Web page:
The Coastal Drive

“And on the eighth day, after a good rest, God created Newfoundland”

It is hard to find the adjectives to describe just how beautiful this place is. It’s like nowhere I have ever been before. Words like spectacular, breathtaking, jaw-dropping, stunning, only hint at the beauty of this province.  It took all of five minutes after driving off the ferry for me to bring to mind the words of Dorothy in the Wizard of Oz “Toto, we’re not in Kansas anymore.”  I don’t know what I expected Newfoundland to be like, but nothing prepared me for what it is actually like – towering mountains, lush valleys, and vistas that make you wonder if this province is a portal to heaven itself.    I have had the privilege in my life of driving through the Rockie mountains, around the Cabot Trail, along the Klondike Highway, and on the road north of Superior, but this is something very unique.   It falls into the category of, “you have to see it, to believe it.” 

I can well understand why people say that Newfoundland is Canada’s greatest treasure.

After arriving on the island, I drove two hours to Corner Brook, and by the time I arrived at the Comfort Inn, I knew I was in love (with Newfoundland, not the Comfort Inn, but the Comfort Inn is nice too).  Corner Brook might just be the nicest city in Canada.  Nestled between two massive mountains, on the shores of water that stretches on forever, and protected by forests greener than a leprechaun’s vest, it has found the sweet spot for all that we love about our country.  It is no wonder it is rated as one of the best places in Canada to live. Sadly, I didn’t have time to explore it like it needed to be explored, I had to get back on the road the next morning because I was driving to St. Anthony at the northern most tip of Newfoundland. This six hour drive would take me to the heart of Viking territory!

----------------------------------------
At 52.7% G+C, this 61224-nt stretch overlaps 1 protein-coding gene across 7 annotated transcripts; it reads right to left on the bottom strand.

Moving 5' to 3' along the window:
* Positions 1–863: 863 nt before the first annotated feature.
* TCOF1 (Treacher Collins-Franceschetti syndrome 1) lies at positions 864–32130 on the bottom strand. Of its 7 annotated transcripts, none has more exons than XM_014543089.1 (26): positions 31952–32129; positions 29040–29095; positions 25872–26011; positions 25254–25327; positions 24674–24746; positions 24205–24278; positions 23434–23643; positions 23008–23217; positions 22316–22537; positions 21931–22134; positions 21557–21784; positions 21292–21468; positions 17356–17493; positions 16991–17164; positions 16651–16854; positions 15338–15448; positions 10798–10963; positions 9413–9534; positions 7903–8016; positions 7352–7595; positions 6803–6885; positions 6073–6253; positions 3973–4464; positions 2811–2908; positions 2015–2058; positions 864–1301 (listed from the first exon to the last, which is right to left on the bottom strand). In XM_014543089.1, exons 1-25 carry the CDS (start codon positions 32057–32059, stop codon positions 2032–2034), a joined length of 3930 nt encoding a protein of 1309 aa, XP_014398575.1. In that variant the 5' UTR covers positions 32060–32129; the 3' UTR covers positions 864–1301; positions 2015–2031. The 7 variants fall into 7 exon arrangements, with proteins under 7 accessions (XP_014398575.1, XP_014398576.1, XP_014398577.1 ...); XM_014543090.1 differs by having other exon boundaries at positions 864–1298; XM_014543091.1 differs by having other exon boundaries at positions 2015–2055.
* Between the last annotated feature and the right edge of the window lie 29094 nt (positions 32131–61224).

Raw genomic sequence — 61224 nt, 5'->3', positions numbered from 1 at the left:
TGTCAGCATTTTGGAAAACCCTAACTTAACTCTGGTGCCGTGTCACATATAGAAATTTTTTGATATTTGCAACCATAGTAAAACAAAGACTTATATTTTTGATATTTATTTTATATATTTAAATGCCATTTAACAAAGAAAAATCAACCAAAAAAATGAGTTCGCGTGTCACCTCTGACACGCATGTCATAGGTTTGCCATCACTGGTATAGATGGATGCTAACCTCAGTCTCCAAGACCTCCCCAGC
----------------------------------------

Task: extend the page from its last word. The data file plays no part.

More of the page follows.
The drive to St. Anthony was an interesting one to say the least.  It started by going through Gros Morne Park.  I will say more about that later, as I will be spending more time there at the end of the trip. Sufficed to say, WOW!!!!!!!!  From there, the highway threaded itself along the coast, going in and out of tiny outports with names like “Savage Cove”, “Sandy Cove”, “Lobster Cove” and my favourite, “Nameless Cove” (I figured the early explorers were running out to ideas by the time they got here).  Each of these communities hugged the shore, as if their life depended on what the ocean had to offer.  I suppose they do.  And I noticed something else when I passed through these Coves, there were no fences between the houses.  None.  Not a single one.  All the homes were built close to each other, with nothing to divide one from the other.   In Ontario we like to delineate our properties, and claim our space, but not so in the outports of Newfoundland.  It makes sense. Survival here requires a communal mentality, a need to rely on others.

When I finally got to St. Anthony, it was rainy and foggy and only 9 degrees.  I found my hotel and asked about the Viking ruins. She told me they are about a 45 minute drive out of town.  She suggested I wait until tomorrow.  I think she’s right.  It’s been a lot of driving, so I am going to find a restaurant that serves seafood, and bathe in my new found love for new found land.